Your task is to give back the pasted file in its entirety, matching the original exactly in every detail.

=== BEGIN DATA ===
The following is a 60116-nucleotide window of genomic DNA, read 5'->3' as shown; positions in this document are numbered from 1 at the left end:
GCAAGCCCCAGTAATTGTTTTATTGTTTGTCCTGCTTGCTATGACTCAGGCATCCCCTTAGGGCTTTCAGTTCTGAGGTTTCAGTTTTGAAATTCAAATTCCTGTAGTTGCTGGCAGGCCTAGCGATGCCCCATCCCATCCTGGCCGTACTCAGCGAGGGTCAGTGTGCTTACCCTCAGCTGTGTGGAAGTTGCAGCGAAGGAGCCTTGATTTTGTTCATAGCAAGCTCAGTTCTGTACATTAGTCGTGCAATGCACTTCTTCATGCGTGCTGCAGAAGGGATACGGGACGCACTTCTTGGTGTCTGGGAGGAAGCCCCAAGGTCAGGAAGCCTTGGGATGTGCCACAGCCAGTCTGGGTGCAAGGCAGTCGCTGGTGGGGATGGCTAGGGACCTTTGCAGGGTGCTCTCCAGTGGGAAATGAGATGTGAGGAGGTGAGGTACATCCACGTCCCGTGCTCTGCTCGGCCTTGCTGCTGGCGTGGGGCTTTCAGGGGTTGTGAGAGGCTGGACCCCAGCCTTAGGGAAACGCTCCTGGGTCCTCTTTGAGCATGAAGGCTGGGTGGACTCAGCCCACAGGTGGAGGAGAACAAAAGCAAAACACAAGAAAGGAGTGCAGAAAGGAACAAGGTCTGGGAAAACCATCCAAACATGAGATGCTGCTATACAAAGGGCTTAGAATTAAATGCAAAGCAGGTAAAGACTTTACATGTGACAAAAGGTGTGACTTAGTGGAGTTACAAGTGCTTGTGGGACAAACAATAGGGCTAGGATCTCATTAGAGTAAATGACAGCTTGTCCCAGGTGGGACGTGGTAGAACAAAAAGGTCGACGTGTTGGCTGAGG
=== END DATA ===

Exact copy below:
The following is a 60116-nucleotide window of genomic DNA, read 5'->3' as shown; positions in this document are numbered from 1 at the left end:
GCAAGCCCCAGTAATTGTTTTATTGTTTGTCCTGCTTGCTATGACTCAGGCATCCCCTTAGGGCTTTCAGTTCTGAGGTTTCAGTTTTGAAATTCAAATTCCTGTAGTTGCTGGCAGGCCTAGCGATGCCCCATCCCATCCTGGCCGTACTCAGCGAGGGTCAGTGTGCTTACCCTCAGCTGTGTGGAAGTTGCAGCGAAGGAGCCTTGATTTTGTTCATAGCAAGCTCAGTTCTGTACATTAGTCGTGCAATGCACTTCTTCATGCGTGCTGCAGAAGGGATACGGGACGCACTTCTTGGTGTCTGGGAGGAAGCCCCAAGGTCAGGAAGCCTTGGGATGTGCCACAGCCAGTCTGGGTGCAAGGCAGTCGCTGGTGGGGATGGCTAGGGACCTTTGCAGGGTGCTCTCCAGTGGGAAATGAGATGTGAGGAGGTGAGGTACATCCACGTCCCGTGCTCTGCTCGGCCTTGCTGCTGGCGTGGGGCTTTCAGGGGTTGTGAGAGGCTGGACCCCAGCCTTAGGGAAACGCTCCTGGGTCCTCTTTGAGCATGAAGGCTGGGTGGACTCAGCCCACAGGTGGAGGAGAACAAAAGCAAAACACAAGAAAGGAGTGCAGAAAGGAACAAGGTCTGGGAAAACCATCCAAACATGAGATGCTGCTATACAAAGGGCTTAGAATTAAATGCAAAGCAGGTAAAGACTTTACATGTGACAAAAGGTGTGACTTAGTGGAGTTACAAGTGCTTGTGGGACAAACAATAGGGCTAGGATCTCATTAGAGTAAATGACAGCTTGTCCCAGGTGGGACGTGGTAGAACAAAAAGGTCGACGTGTTGGCTGAGG